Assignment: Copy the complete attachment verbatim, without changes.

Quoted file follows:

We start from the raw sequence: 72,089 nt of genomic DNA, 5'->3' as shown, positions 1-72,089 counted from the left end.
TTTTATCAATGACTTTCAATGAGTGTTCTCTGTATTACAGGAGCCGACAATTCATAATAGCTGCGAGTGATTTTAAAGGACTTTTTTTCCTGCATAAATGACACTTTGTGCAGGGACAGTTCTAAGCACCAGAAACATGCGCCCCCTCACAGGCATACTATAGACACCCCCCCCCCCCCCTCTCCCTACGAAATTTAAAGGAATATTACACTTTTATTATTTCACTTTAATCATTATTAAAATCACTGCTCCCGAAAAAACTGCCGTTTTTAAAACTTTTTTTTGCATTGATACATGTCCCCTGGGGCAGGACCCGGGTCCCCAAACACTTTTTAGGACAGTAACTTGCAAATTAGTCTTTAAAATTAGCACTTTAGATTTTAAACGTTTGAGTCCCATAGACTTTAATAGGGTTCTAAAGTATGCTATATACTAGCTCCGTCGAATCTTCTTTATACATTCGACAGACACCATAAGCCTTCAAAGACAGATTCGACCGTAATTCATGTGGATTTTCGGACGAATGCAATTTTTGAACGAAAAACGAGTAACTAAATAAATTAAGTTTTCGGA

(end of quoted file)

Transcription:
We start from the raw sequence: 72,089 nt of genomic DNA, 5'->3' as shown, positions 1-72,089 counted from the left end.
TTTTATCAATGACTTTCAATGAGTGTTCTCTGTATTACAGGAGCCGACAATTCATAATAGCTGCGAGTGATTTTAAAGGACTTTTTTTCCTGCATAAATGACACTTTGTGCAGGGACAGTTCTAAGCACCAGAAACATGCGCCCCCTCACAGGCATACTATAGACACCCCCCCCCCCCCCTCTCCCTACGAAATTTAAAGGAATATTACACTTTTATTATTTCACTTTAATCATTATTAAAATCACTGCTCCCGAAAAAACTGCCGTTTTTAAAACTTTTTTTTGCATTGATACATGTCCCCTGGGGCAGGACCCGGGTCCCCAAACACTTTTTAGGACAGTAACTTGCAAATTAGTCTTTAAAATTAGCACTTTAGATTTTAAACGTTTGAGTCCCATAGACTTTAATAGGGTTCTAAAGTATGCTATATACTAGCTCCGTCGAATCTTCTTTATACATTCGACAGACACCATAAGCCTTCAAAGACAGATTCGACCGTAATTCATGTGGATTTTCGGACGAATGCAATTTTTGAACGAAAAACGAGTAACTAAATAAATTAAGTTTTCGGA